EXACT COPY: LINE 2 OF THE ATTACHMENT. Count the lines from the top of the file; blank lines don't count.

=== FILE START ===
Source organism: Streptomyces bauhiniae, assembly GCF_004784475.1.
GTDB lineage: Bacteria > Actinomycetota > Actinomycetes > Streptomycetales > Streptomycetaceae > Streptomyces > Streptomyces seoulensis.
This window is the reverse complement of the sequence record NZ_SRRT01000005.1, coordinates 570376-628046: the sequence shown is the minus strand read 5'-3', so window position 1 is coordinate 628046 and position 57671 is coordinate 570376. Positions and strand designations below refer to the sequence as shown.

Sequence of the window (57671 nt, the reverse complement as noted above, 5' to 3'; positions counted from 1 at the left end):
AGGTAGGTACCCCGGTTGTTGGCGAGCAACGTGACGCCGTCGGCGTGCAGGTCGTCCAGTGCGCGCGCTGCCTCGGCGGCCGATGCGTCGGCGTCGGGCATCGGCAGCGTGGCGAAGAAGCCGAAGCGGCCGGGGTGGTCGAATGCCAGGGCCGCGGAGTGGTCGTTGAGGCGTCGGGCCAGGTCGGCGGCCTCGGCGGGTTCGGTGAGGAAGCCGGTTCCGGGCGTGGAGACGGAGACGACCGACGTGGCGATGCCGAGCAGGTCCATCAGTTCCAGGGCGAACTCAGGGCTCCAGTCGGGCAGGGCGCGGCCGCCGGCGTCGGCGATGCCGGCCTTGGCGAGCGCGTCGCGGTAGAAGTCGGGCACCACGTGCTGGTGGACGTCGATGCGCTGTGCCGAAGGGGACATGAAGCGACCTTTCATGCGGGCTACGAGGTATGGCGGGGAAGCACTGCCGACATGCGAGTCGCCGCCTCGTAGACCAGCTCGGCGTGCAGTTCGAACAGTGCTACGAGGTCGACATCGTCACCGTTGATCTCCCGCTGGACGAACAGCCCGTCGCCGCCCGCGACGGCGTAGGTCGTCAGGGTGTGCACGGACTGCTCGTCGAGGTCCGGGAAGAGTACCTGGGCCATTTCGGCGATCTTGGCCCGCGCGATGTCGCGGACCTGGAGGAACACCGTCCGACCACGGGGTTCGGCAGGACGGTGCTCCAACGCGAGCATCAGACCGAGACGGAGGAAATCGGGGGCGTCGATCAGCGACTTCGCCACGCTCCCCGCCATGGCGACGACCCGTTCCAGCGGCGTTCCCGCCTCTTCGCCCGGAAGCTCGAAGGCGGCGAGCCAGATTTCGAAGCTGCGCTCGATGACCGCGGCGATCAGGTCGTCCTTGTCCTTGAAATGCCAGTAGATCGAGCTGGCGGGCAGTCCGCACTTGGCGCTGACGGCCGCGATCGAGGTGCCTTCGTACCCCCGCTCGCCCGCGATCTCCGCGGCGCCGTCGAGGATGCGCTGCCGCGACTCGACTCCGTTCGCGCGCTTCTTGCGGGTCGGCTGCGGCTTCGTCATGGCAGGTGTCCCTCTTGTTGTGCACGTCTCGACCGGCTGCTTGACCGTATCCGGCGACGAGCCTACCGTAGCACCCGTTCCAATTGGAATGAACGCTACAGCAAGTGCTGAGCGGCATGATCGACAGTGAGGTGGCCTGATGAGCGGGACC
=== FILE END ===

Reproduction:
GTDB lineage: Bacteria > Actinomycetota > Actinomycetes > Streptomycetales > Streptomycetaceae > Streptomyces > Streptomyces seoulensis.